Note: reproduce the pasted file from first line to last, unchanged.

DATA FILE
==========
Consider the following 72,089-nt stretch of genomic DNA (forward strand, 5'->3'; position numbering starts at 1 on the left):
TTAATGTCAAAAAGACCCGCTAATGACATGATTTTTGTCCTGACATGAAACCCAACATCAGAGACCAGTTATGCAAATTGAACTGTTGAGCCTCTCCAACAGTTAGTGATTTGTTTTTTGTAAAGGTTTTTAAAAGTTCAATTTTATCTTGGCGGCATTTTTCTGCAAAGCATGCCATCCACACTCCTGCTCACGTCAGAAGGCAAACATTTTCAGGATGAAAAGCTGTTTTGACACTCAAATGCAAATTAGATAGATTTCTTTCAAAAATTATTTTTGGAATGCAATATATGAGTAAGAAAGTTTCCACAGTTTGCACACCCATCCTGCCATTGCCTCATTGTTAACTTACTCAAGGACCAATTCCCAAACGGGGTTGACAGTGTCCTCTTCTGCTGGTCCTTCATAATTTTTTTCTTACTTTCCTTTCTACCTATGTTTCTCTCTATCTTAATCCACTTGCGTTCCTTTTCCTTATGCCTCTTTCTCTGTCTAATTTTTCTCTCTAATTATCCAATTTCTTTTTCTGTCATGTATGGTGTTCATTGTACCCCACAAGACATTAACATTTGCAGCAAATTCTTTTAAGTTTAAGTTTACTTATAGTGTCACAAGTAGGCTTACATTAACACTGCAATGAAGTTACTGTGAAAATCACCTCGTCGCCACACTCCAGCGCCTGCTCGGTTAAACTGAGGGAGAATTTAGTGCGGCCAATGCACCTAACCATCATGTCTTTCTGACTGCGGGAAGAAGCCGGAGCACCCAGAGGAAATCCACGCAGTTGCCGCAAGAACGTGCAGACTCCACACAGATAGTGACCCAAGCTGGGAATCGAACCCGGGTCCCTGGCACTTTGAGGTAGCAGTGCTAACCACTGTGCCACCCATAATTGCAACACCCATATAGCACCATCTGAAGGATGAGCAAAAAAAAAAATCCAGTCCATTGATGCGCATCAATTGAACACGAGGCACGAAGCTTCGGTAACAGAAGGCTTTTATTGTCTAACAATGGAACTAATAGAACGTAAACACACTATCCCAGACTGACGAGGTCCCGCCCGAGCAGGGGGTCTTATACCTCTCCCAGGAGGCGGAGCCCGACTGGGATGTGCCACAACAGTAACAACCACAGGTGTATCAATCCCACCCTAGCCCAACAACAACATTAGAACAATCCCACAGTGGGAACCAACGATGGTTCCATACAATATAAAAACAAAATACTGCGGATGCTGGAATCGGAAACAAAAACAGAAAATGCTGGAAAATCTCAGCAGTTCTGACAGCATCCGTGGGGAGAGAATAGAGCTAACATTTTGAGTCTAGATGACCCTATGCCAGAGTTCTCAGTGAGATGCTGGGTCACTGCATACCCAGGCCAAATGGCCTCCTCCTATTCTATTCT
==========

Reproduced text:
Consider the following 72,089-nt stretch of genomic DNA (forward strand, 5'->3'; position numbering starts at 1 on the left):
TTAATGTCAAAAAGACCCGCTAATGACATGATTTTTGTCCTGACATGAAACCCAACATCAGAGACCAGTTATGCAAATTGAACTGTTGAGCCTCTCCAACAGTTAGTGATTTGTTTTTTGTAAAGGTTTTTAAAAGTTCAATTTTATCTTGGCGGCATTTTTCTGCAAAGCATGCCATCCACACTCCTGCTCACGTCAGAAGGCAAACATTTTCAGGATGAAAAGCTGTTTTGACACTCAAATGCAAATTAGATAGATTTCTTTCAAAAATTATTTTTGGAATGCAATATATGAGTAAGAAAGTTTCCACAGTTTGCACACCCATCCTGCCATTGCCTCATTGTTAACTTACTCAAGGACCAATTCCCAAACGGGGTTGACAGTGTCCTCTTCTGCTGGTCCTTCATAATTTTTTTCTTACTTTCCTTTCTACCTATGTTTCTCTCTATCTTAATCCACTTGCGTTCCTTTTCCTTATGCCTCTTTCTCTGTCTAATTTTTCTCTCTAATTATCCAATTTCTTTTTCTGTCATGTATGGTGTTCATTGTACCCCACAAGACATTAACATTTGCAGCAAATTCTTTTAAGTTTAAGTTTACTTATAGTGTCACAAGTAGGCTTACATTAACACTGCAATGAAGTTACTGTGAAAATCACCTCGTCGCCACACTCCAGCGCCTGCTCGGTTAAACTGAGGGAGAATTTAGTGCGGCCAATGCACCTAACCATCATGTCTTTCTGACTGCGGGAAGAAGCCGGAGCACCCAGAGGAAATCCACGCAGTTGCCGCAAGAACGTGCAGACTCCACACAGATAGTGACCCAAGCTGGGAATCGAACCCGGGTCCCTGGCACTTTGAGGTAGCAGTGCTAACCACTGTGCCACCCATAATTGCAACACCCATATAGCACCATCTGAAGGATGAGCAAAAAAAAAAATCCAGTCCATTGATGCGCATCAATTGAACACGAGGCACGAAGCTTCGGTAACAGAAGGCTTTTATTGTCTAACAATGGAACTAATAGAACGTAAACACACTATCCCAGACTGACGAGGTCCCGCCCGAGCAGGGGGTCTTATACCTCTCCCAGGAGGCGGAGCCCGACTGGGATGTGCCACAACAGTAACAACCACAGGTGTATCAATCCCACCCTAGCCCAACAACAACATTAGAACAATCCCACAGTGGGAACCAACGATGGTTCCATACAATATAAAAACAAAATACTGCGGATGCTGGAATCGGAAACAAAAACAGAAAATGCTGGAAAATCTCAGCAGTTCTGACAGCATCCGTGGGGAGAGAATAGAGCTAACATTTTGAGTCTAGATGACCCTATGCCAGAGTTCTCAGTGAGATGCTGGGTCACTGCATACCCAGGCCAAATGGCCTCCTCCTATTCTATTCT